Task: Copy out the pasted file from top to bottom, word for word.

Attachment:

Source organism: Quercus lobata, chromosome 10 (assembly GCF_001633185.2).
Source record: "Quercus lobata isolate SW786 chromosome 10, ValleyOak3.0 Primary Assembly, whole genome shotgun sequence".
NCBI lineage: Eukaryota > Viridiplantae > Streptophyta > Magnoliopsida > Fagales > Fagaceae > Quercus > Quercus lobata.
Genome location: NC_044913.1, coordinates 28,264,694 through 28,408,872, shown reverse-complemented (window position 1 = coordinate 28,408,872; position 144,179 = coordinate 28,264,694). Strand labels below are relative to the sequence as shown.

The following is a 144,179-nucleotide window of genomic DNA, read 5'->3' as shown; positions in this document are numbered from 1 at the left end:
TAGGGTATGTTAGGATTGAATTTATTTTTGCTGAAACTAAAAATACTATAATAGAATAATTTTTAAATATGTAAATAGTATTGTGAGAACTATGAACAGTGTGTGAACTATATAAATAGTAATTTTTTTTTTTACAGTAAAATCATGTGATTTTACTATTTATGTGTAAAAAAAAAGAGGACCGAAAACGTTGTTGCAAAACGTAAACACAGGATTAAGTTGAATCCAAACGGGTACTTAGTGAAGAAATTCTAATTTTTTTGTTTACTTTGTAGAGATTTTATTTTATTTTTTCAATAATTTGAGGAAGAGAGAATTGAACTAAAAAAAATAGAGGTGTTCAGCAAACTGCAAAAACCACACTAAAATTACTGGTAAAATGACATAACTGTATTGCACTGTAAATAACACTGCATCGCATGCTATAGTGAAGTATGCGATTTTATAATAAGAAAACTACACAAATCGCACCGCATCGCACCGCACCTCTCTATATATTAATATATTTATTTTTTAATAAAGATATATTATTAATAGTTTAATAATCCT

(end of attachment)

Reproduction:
Source organism: Quercus lobata, chromosome 10 (assembly GCF_001633185.2).
Source record: "Quercus lobata isolate SW786 chromosome 10, ValleyOak3.0 Primary Assembly, whole genome shotgun sequence".
NCBI lineage: Eukaryota > Viridiplantae > Streptophyta > Magnoliopsida > Fagales > Fagaceae > Quercus > Quercus lobata.
Genome location: NC_044913.1, coordinates 28,264,694 through 28,408,872, shown reverse-complemented (window position 1 = coordinate 28,408,872; position 144,179 = coordinate 28,264,694). Strand labels below are relative to the sequence as shown.

The following is a 144,179-nucleotide window of genomic DNA, read 5'->3' as shown; positions in this document are numbered from 1 at the left end:
TAGGGTATGTTAGGATTGAATTTATTTTTGCTGAAACTAAAAATACTATAATAGAATAATTTTTAAATATGTAAATAGTATTGTGAGAACTATGAACAGTGTGTGAACTATATAAATAGTAATTTTTTTTTTTACAGTAAAATCATGTGATTTTACTATTTATGTGTAAAAAAAAAGAGGACCGAAAACGTTGTTGCAAAACGTAAACACAGGATTAAGTTGAATCCAAACGGGTACTTAGTGAAGAAATTCTAATTTTTTTGTTTACTTTGTAGAGATTTTATTTTATTTTTTCAATAATTTGAGGAAGAGAGAATTGAACTAAAAAAAATAGAGGTGTTCAGCAAACTGCAAAAACCACACTAAAATTACTGGTAAAATGACATAACTGTATTGCACTGTAAATAACACTGCATCGCATGCTATAGTGAAGTATGCGATTTTATAATAAGAAAACTACACAAATCGCACCGCATCGCACCGCACCTCTCTATATATTAATATATTTATTTTTTAATAAAGATATATTATTAATAGTTTAATAATCCT